I began with my Sun Audio SV-2A3 amplifier and a Purest Sound Systems passive "preamp." The midrange tonality was ravishing, but there wasn't enough bass. And this speaker does do bass. Different 2A3 output tubes might have helped. Maybe the ape's drive-units weren't fully run in. More likely, 3.5W just isn't enough.
I switched over to my LFD LE IV solid-state integrated and got solider sound. Along the way, I tried the NAD D 3020 integrated and the Croft Phono Integrated, which, respectively, so delighted SM and AD but rattled John Atkinson's cage. Me? I'm being cagey about the Croft, like John DeVore with his secret crossover.
My results with the Unison Research Simply Italy integrated amp were so superb that I didn't try anything else after it. The Simply Italy is rated to deliver "approximately" 12W into 6 ohms. But the O/93 presents an amp with 10 ohms. John DeVore told me not to worrya dozen watts was more than enough to satisfy the Orangutan's appetite and deliver strong, tight bass. (I preferred the Unison's higher, 5dB feedback setting.) Roll out those kettle drums. Turn up Tchaikovsky.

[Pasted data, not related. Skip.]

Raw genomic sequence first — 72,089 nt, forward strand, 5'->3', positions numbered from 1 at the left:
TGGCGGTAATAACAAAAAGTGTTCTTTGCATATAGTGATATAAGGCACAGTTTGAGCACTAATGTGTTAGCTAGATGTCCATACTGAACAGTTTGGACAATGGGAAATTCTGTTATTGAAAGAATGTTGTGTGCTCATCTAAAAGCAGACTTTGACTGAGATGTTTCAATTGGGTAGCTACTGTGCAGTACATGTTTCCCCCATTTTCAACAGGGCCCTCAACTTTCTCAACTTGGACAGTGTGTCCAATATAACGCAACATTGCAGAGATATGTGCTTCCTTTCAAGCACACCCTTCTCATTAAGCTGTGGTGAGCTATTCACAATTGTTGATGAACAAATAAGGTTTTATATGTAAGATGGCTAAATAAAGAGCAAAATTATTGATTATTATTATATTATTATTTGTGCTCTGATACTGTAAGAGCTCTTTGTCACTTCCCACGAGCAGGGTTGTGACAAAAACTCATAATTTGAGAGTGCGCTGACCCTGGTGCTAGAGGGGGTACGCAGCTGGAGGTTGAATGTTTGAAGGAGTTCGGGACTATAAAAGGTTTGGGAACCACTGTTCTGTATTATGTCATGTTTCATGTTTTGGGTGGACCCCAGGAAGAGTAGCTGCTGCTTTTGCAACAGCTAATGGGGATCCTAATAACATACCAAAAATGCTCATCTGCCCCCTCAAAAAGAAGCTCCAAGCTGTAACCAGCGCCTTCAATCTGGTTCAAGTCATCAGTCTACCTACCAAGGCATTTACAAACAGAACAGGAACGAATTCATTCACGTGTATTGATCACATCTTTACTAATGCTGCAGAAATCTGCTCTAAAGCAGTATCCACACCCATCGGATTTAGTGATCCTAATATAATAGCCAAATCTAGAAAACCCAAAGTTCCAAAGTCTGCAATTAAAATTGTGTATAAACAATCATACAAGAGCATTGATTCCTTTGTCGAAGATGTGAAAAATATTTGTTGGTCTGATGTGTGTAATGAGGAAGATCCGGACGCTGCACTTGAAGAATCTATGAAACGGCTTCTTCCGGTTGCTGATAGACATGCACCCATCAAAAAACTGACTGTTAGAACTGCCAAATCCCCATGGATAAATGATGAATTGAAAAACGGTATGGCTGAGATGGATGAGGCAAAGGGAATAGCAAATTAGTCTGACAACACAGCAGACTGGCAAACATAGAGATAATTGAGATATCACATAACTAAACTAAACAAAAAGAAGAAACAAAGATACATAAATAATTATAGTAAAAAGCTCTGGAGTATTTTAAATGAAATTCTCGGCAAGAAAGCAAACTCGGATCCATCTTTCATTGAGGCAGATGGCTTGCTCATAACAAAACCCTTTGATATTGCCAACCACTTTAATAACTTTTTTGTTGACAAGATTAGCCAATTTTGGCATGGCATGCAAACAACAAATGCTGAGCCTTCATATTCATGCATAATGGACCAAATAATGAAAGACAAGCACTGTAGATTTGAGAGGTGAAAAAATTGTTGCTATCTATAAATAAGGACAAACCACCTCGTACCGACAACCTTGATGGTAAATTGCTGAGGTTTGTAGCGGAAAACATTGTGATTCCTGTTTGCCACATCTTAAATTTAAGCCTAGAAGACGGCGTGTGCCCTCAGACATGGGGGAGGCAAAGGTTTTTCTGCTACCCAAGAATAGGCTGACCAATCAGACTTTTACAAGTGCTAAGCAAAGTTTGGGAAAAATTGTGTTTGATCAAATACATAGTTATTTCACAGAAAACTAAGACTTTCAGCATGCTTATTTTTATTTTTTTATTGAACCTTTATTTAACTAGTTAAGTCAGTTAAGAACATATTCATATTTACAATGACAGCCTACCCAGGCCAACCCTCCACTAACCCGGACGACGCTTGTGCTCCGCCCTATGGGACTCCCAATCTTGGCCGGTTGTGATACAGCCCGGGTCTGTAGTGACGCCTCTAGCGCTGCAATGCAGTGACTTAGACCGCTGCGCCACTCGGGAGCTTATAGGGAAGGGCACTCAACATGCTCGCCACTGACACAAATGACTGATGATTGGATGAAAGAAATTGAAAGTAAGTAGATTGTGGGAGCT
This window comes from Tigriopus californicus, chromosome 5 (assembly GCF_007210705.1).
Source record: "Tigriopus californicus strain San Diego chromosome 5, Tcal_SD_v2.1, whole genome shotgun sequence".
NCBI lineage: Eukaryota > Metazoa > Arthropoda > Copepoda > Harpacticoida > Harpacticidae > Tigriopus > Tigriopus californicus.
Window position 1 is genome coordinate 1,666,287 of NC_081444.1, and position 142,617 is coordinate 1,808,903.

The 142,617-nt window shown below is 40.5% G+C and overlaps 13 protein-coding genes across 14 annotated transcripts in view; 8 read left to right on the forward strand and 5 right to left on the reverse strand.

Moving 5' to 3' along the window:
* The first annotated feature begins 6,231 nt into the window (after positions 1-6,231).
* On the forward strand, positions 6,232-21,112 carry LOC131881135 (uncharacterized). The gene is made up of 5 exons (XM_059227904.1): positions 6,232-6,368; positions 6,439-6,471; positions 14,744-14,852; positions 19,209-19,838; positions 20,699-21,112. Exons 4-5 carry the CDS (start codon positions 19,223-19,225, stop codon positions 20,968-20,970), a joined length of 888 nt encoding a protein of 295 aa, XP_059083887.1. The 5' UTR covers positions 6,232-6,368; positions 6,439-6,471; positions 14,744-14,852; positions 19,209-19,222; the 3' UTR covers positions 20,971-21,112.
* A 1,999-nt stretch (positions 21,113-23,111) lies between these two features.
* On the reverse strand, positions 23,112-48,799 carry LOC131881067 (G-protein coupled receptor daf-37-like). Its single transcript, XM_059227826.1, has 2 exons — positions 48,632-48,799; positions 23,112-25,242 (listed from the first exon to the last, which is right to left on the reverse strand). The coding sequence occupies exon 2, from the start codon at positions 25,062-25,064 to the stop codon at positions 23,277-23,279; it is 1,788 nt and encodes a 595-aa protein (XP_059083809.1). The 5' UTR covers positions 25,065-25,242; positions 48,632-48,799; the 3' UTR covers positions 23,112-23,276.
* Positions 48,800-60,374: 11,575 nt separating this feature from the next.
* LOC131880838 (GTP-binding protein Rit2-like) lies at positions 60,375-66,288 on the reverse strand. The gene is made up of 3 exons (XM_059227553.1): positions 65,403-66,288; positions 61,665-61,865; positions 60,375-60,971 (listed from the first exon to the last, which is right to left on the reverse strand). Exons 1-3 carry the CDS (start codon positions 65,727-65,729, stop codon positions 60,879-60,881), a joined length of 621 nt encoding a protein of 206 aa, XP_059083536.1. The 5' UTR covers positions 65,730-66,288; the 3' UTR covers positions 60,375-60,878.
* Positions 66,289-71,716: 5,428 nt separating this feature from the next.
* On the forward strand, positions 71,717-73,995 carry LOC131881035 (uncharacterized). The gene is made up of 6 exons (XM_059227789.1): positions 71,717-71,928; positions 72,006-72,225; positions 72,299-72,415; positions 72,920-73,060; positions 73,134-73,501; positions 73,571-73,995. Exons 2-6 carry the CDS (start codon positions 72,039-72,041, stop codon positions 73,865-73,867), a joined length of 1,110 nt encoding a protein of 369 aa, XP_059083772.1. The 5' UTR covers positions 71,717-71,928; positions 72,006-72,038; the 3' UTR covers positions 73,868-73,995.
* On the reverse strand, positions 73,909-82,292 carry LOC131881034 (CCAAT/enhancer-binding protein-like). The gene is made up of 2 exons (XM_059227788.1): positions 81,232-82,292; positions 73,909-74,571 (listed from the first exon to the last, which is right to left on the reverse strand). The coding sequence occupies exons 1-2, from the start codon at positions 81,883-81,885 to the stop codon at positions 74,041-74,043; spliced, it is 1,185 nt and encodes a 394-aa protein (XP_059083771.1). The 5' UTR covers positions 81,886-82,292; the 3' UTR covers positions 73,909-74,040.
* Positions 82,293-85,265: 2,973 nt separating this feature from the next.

More than most loudspeakers, the Orangutan O/93s brought me closer to live, especially with concert recordings, and even over the Internet. Other speakers sound, er, too tame in comparison. Not that I'm suggesting that the Orangutans lacked humanity or that they were savage. But they were savage when the music demanded it. Few other speakers, in my experience, are as great at reproducing brass instruments.
The treble was sweet and extended, as you might expect with a soft-dome tweeter from SEAS. The sound wasn't edgy or etched.
In our living room, the O/93s created a deep, wide soundstage with excellent center fill. But, yes, I've heard more soundstage depth and image specificity. Do you worry about these when you attend a concert? I don't. I'm happy when the music blends, when it projects to fills the whole room, not half of it.
I asked John about which amplifiers his customers were using. Mostly low-powered tube jobs, he told me, including some SETs. (He conceded that, yes, 3.5W might not be enough.) Other customers are using solid-state, which reminds me that there are some very fine low-powered solid-state amps out there, some of them running in pure class-A.
I wish I had a Sugden integrated to reach for. Or a Bedini 25/25 power amp. Or one of Nelson Pass's designs. I wish I had my Advent receiver!
Meanwhile, the Orangutan O/93s thrived on tubed amps, and on SETs in particular. I thrived, too. I enjoyed the full weight of orchestral music. I also enjoyed the immediacy of various instruments, especially the brass. This Orangutan wasn't afraid to bite . . . when he should. But I don't mean to suggest that his sound was in any way uncivilized.Sam Tellig
Footnote 1: Check out this story to bone up on what went down.